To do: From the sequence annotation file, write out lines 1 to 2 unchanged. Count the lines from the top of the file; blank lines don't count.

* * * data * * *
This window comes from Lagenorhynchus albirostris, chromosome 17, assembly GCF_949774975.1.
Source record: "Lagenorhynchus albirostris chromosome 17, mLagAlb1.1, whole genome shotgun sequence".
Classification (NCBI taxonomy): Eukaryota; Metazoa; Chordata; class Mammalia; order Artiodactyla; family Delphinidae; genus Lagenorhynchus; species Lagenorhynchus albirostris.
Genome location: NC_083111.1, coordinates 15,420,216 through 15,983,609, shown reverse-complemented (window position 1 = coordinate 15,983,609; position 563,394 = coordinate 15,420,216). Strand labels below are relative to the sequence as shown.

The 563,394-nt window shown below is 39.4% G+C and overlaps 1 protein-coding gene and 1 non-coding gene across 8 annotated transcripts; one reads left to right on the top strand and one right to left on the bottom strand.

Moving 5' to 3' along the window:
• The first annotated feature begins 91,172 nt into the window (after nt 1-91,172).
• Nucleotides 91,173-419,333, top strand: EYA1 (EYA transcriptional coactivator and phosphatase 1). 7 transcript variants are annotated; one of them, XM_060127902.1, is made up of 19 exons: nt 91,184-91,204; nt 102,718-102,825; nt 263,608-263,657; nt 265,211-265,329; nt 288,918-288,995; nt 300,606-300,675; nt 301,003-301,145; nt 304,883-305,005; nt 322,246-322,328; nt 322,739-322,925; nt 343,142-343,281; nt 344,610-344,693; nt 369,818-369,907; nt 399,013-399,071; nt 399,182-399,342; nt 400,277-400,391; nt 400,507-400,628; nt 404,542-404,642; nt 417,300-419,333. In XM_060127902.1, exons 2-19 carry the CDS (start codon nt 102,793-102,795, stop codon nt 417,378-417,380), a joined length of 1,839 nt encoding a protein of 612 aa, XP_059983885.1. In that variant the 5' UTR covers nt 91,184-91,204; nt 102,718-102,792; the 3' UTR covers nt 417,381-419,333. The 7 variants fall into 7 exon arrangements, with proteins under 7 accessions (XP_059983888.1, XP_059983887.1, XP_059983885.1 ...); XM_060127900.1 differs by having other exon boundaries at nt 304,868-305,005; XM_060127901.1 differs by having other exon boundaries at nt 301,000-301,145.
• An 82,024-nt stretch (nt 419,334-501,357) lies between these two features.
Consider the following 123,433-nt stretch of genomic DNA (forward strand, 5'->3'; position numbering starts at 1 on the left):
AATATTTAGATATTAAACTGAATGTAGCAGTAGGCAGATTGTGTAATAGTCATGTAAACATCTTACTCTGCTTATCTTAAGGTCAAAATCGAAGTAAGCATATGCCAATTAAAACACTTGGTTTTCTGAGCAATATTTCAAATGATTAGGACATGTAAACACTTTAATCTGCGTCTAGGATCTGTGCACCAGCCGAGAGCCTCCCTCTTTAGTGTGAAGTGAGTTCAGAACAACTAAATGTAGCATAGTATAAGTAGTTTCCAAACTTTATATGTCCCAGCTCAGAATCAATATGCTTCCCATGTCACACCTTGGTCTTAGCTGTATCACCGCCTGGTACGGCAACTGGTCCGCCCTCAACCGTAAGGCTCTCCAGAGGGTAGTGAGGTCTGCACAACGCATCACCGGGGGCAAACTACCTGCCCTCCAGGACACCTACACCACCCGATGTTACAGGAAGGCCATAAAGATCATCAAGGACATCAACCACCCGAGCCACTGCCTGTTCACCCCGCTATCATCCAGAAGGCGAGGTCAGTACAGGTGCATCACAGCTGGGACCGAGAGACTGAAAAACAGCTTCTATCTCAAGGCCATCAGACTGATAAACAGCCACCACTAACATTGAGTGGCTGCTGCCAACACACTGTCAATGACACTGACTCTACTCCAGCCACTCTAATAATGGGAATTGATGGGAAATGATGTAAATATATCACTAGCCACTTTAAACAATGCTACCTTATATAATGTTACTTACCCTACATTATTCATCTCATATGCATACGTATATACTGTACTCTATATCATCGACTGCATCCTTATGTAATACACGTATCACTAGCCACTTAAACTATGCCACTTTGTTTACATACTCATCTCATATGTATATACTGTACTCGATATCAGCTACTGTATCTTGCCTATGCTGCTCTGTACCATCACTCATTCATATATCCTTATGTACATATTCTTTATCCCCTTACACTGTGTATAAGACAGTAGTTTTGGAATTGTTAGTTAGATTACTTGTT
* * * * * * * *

This window comes from Lagenorhynchus albirostris, chromosome 17, assembly GCF_949774975.1.
Source record: "Lagenorhynchus albirostris chromosome 17, mLagAlb1.1, whole genome shotgun sequence".